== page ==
“The program is big in Saudi Arabia, too big! There are chapters in nearly every city,” said Said, a recovering Saudi addict who visited AA Lebanon for the first time in July. “There is every kind of drug there. It is just more underground but just as destructive. I didn’t know there was a meeting in Lebanon but I’m grateful to be here at the fellowship and that the meetings happen in Arabic.”

While numbers across the region may be rising, understanding and acceptance of the problem remain low and treatment options are limited. Close family ties often mean that an alcoholic or addict will be sheltered from the worst of their problem by their relatives, claims Bob.

“This is a big shame and honor society and the family structure is very big. Families are larger and they wrap around the person much more so the person is not cut off from the money which keeps them using for longer,” said Bob. “The family ends up co-enabling or enabling the addiction.”

Nor is the problem restricted to the home. Employers are also strangely unwilling to acknowledge the problem and tackle it face on.

“We have had an addict in our group for almost three years who has had a terrible record of relapsing on pills but her boss has sheltered her, much like a family member would, which gives little incentive to get clean,” said Bob.

An addict rarely wants to stop unless they are forced to. The process is long and difficult and there are no quick cures.

Even hospitalization, where a person is committed for an intensive detox session that clears their body of all toxins, is only a short-term answer to something seen as a chronic, life-long affliction, which AA members liken to an “allergy.”

After being released from hospital patients still suffer from the same impulses to use or drink. Follow-up therapy sessions are usually advised but these can be expensive, lengthy and do not always provide the necessary level of support to prevent relapse.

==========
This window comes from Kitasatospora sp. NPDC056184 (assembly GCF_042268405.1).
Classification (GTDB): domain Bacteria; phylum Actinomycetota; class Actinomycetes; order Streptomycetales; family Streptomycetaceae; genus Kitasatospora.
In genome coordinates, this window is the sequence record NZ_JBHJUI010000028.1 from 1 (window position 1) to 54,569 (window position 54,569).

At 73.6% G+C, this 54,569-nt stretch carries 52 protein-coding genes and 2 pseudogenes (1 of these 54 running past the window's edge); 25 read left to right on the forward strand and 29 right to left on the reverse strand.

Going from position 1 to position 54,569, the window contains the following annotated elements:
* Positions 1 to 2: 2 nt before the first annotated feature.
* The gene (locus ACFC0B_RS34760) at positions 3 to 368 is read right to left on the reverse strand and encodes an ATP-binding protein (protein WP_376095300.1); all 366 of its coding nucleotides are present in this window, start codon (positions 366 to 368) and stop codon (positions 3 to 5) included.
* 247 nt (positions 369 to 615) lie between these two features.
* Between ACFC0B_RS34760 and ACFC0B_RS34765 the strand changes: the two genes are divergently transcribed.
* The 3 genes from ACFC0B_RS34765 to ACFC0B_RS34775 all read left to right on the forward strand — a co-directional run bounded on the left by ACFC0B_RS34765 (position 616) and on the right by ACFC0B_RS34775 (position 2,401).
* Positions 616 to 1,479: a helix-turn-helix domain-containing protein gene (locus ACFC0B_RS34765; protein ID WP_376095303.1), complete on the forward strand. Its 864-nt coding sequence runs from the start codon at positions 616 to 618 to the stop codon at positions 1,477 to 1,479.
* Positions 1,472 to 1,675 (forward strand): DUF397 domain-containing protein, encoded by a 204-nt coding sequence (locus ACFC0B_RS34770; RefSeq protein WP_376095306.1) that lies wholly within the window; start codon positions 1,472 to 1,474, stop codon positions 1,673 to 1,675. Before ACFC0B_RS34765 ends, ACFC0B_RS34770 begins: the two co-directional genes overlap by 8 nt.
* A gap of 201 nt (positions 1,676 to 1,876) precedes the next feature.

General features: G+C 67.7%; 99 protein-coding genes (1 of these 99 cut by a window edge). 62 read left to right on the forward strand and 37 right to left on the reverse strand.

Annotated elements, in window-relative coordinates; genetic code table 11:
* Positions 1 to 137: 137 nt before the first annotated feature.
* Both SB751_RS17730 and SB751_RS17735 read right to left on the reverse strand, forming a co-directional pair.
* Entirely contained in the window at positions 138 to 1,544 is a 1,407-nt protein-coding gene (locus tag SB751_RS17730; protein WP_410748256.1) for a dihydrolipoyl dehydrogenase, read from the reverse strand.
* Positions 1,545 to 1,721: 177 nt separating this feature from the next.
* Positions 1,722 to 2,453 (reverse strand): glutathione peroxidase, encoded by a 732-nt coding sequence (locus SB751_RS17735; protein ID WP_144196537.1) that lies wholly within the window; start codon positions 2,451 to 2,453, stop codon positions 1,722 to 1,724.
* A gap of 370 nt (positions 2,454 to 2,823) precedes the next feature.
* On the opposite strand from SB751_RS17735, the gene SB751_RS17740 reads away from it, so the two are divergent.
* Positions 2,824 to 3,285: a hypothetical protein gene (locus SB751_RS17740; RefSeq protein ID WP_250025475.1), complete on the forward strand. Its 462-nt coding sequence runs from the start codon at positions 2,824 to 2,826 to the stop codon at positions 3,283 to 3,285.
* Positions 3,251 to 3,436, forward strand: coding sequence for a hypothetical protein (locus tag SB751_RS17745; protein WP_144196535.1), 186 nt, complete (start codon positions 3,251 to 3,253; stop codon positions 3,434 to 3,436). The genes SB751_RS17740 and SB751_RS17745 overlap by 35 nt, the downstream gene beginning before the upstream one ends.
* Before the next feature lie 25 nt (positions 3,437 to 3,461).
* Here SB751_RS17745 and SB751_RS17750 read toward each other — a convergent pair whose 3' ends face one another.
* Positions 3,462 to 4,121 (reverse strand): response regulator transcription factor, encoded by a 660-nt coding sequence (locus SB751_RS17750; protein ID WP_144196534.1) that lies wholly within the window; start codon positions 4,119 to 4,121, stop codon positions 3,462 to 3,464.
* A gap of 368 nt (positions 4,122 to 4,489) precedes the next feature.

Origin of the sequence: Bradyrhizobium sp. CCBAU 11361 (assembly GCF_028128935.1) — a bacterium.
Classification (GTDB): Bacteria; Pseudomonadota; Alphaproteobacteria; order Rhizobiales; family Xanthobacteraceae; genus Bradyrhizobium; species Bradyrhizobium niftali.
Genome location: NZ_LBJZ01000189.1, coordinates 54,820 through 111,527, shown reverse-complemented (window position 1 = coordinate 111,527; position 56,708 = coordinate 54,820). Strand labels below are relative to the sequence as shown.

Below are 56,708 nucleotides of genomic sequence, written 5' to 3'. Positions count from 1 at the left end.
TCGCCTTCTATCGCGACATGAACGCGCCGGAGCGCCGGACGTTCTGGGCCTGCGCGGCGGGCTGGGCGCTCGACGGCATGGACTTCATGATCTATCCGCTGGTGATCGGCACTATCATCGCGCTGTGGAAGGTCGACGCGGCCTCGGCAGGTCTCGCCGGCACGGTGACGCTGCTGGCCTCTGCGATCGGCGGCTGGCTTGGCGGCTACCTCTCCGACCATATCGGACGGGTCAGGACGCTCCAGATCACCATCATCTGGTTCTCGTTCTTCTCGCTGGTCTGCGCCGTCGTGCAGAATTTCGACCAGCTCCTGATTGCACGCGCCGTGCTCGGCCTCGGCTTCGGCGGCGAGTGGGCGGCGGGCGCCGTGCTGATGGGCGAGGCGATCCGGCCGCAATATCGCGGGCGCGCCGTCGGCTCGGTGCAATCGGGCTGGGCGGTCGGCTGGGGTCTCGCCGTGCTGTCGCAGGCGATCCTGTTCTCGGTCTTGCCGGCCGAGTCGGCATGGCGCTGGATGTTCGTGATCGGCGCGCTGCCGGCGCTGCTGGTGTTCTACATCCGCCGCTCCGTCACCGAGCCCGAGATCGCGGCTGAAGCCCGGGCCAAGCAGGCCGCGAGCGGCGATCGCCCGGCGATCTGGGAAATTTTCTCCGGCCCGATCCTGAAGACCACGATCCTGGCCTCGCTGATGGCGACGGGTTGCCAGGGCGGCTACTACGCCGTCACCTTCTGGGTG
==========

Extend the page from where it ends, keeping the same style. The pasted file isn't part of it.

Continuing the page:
“The difference between AA sessions and the group sessions that we provide is that ours are always led by a professional, while theirs are led by a fellow addict,” said Dr. Karine Zabek a psychologist at St. George’s University Hospital. “Both types of meetings are good but it comes down to personal preference and sometimes people feel more comfortable with the latter.”

Approximately a year ago the Department of Psychiatry and Psychology at the hospital, under the auspices of Dr. Elie Karam, began referring its patients to AA meetings in addition to its own outpatient program, a combination which Zabek insists is working and is helping more people to stay sober for longer. “AA has a proven track record with helping addicts,” said Zabek. “It’s a good program. We don’t exactly know why it works, but it works.”

However, the program is not without its critics. Its insistence that only “A power greater than ourselves could restore us to sanity” and that the addict will turn their “lives over to the care of God as we understood him,” have proved the most controversial, especially in the West. Seemingly linking recovery to a belief in a monolithic religion can be alienating and adds an additional hurdle to the process of accepting help.

Some skirt the issue by linking this power to something more tangible, be it a loved one or a chair that you sit on which keeps you from getting up and using. Others, however, insist that this is only a temporary measure and that the full acceptance of the steps will eventually lead you on a path of religious realization.

“My higher power for the first year or two was the meeting itself, it was what kept me sober,” said Bob. “But I don’t think any human power has the ability to keep you sober. If we could have done this alone, we would have done so long ago.”